An effective strategic principle must isolate and capture the characteristics of a company that differentiates it from its competitors. It must represent a plan for how the company can effectively allocate its resources to create value in a unique way that is summarized in a brief phrase that captures the company's point of differentiation. Potential phrases should be questioned and tested. Does it capture the company's long term strategy? Is it clear, concise, and memorable? Does it promote and guide action? In other words, does it have the three defining attributes, i.e., does it enforce trade-offs between competing resource demands, test the strategic soundness of a particular action, and set clear boundaries for employee decisions while allowing them the freedom to experiment? After considerable testing and feedback from others to insure that an effective strategic principle has been created, it should be communicated throughout the organization.
When Rethinking is Required
A company's strategy should be reviewed and updated periodically, but the strategic principle is not likely to change unless there are significant shifts in the industry environment, e.g., technological changes or new legislation.
A mission statement is crucial for disseminating a company's values and culture. A strategic principle serves the same purpose for disseminating a company's strategy. An effective strategic principle gives employees a directive broad enough to promote enterprising behavior, but specific enough to align their behavior with the company's strategy.
Note: Before a company can develop a strategic principle it has to know what its strategy is, and many don't. A helpful way to determine if a company has a unique strategy is to develop a strategy canvas comparing the company's value curve with those of competitors. Part of this technique includes developing a "tag line" that is essentially the same as a strategic principle. See Kim, W. C. and R. Mauborgne. 2002. Charting your company's future. Harvard Business Review (June): 77-83. (Summary).
Other Related summaries:
Johnson, M. W., C. M. Christensen and H. Kagermann. 2008. Reinventing your business model. Harvard Business Review (December): 50-59. (Summary).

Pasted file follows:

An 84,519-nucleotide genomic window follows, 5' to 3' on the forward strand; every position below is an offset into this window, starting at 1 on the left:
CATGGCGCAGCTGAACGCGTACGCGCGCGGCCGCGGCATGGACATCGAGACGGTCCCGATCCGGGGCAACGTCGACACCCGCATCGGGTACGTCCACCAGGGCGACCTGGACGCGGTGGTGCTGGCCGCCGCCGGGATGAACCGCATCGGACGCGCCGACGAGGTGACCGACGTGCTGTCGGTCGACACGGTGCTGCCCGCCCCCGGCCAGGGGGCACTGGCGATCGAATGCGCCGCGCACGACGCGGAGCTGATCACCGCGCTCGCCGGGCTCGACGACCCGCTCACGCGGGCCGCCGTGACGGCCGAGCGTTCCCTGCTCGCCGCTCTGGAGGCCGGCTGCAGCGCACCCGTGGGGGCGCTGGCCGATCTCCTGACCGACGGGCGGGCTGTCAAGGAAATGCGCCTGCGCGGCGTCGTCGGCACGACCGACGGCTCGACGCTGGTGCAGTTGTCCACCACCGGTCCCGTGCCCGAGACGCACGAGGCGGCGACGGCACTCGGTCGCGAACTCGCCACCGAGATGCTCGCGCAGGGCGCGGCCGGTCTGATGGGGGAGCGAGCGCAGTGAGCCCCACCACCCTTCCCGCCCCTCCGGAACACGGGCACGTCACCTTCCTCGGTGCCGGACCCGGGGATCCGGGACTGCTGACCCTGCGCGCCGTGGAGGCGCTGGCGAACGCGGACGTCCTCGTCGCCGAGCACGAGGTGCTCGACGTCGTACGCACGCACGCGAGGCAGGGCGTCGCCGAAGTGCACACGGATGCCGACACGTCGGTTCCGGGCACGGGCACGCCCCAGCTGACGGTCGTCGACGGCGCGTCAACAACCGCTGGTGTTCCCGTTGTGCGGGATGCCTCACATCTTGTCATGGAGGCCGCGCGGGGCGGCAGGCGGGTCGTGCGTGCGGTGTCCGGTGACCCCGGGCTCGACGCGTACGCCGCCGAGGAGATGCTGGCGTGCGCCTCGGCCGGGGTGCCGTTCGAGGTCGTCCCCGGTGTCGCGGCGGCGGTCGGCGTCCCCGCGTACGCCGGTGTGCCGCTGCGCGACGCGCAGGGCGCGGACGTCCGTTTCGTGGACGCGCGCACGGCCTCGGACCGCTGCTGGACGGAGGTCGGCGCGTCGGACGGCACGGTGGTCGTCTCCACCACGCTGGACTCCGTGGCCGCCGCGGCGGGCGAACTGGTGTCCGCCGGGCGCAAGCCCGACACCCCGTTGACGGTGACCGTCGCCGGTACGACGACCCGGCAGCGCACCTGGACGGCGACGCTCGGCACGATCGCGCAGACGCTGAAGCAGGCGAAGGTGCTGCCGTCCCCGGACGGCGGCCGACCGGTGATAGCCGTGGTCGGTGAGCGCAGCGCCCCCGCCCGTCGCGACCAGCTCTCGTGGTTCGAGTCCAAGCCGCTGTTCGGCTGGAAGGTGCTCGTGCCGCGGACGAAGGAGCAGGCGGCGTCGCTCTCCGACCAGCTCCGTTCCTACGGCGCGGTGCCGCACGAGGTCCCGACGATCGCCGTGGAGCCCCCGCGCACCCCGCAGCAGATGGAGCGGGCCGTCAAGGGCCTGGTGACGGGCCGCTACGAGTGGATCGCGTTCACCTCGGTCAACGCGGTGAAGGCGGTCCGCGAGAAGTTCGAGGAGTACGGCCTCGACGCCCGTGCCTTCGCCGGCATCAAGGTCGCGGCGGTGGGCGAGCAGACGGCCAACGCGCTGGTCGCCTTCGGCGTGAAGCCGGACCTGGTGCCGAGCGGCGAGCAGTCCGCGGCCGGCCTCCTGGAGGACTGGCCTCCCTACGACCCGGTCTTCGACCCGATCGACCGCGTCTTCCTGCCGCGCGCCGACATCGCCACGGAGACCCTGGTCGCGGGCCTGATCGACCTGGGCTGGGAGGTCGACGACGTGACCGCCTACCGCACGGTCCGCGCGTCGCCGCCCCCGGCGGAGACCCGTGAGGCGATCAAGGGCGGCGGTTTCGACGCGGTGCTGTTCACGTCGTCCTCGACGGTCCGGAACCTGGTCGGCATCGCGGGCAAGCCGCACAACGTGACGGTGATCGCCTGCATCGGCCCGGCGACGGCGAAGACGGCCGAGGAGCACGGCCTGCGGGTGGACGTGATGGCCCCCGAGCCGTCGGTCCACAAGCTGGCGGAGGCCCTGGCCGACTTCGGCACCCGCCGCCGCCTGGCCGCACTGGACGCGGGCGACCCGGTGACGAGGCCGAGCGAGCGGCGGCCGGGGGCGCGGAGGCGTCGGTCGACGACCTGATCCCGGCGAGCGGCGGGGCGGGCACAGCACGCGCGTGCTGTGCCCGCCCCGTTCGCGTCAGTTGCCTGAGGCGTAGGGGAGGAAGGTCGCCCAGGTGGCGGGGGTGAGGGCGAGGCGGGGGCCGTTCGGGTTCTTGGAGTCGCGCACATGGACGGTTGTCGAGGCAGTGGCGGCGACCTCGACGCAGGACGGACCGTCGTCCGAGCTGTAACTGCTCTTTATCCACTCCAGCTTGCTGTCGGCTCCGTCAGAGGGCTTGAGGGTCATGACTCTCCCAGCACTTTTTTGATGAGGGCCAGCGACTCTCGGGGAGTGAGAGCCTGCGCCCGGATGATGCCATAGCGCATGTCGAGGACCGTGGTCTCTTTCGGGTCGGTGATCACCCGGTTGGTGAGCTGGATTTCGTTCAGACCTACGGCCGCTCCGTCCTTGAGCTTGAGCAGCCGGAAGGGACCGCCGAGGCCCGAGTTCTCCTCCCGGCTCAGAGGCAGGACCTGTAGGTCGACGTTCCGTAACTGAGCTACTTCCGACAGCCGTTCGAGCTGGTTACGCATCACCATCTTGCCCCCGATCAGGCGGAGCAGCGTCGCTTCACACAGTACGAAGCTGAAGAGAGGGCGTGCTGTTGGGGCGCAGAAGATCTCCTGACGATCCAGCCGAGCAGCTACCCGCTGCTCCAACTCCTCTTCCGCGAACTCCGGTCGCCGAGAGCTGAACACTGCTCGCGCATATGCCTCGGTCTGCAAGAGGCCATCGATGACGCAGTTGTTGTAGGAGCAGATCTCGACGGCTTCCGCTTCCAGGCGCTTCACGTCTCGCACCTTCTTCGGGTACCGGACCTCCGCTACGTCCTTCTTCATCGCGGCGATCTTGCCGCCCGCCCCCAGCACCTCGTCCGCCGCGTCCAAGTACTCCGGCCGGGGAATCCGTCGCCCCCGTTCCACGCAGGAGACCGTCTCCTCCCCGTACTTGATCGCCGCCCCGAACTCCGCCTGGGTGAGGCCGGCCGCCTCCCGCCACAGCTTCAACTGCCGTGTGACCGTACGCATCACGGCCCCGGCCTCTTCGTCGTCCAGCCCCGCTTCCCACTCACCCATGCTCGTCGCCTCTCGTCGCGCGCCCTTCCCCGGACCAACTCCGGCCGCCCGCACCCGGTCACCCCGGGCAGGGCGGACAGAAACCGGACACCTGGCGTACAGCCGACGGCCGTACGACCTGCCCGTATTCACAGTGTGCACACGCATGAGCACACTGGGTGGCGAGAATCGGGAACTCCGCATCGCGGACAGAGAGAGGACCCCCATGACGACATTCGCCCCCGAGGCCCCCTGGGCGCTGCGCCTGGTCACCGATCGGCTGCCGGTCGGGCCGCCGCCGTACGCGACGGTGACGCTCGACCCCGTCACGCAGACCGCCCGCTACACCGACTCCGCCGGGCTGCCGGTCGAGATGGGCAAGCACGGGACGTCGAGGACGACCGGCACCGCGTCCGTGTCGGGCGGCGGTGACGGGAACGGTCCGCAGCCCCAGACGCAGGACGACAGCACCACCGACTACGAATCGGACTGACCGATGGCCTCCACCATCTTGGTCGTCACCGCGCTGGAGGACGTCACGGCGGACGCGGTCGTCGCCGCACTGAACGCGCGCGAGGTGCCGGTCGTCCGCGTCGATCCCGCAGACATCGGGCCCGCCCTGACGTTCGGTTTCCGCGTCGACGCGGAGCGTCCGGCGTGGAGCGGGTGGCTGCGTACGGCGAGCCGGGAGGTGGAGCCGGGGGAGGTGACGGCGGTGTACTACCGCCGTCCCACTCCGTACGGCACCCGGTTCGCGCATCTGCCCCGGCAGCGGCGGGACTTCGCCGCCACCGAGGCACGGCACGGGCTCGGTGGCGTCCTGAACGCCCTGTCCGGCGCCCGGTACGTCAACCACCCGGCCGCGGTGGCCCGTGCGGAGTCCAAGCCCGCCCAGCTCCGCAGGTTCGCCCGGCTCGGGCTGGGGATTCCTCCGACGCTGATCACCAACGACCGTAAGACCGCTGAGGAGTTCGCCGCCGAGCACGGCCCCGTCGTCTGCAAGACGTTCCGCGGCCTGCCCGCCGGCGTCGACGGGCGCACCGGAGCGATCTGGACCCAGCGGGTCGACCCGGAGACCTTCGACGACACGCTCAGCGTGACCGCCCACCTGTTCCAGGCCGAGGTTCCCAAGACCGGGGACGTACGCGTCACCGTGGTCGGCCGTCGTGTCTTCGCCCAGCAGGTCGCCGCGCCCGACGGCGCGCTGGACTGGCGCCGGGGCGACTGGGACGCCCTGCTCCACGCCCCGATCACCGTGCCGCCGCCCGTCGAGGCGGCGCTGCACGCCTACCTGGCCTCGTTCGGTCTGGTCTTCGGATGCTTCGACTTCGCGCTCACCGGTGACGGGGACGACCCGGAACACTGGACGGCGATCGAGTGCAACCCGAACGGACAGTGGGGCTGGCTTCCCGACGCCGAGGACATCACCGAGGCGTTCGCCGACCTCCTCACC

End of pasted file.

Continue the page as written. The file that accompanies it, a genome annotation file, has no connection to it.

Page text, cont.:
Kaplan, R. S. and D. P. Norton. 1996. Using the balanced scorecard as a strategic management system. Harvard Business Review (January-February): 75-85. (Summary).
Kim, W. C. and R. Mauborgne. 1997. Value innovation: The strategic logic of high growth. Harvard Business Review (January-February): 103-112. (Summary).
Kim, W. C. and R. Mauborgne. 1999. Creating new market space: A systematic approach to value innovation can help companies break free from the competitive pack. Harvard Business Review (January-February): 83-93. (Summary).
Kim, W. C. and R. Mauborgne. 2004. Blue ocean strategy. Harvard Business Review (October): 76-84. (Summary).
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Porter, M. E. 1980. Competitive Strategy: Techniques for Analyzing Industries and Competitors. The Free Press. (Summary).
Porter, M. E. 1987. From competitive advantage to corporate strategy. Harvard Business Review (May-June): 43-59. (Summary).
Porter, M. E. 1996. What is a strategy? Harvard Business Review (November-December): 61-78. (Summary).
Porter, M. E. 2001. Strategy and the internet. Harvard Business Review (March): 63-78. (Summary).
Porter, M. E. and M. R. Kramer. 2006. Strategy and society: The link between competitive advantage and corporate social responsibility. Harvard Business Review (December): 78-92. (Summary).
Porter, M. E. and M. R. Kramer. 2011. Creating shared value: How to reinvent capitalism and unleash a wave of innovation and growth. Harvard Business Review (January/February): 62-77. (Summary).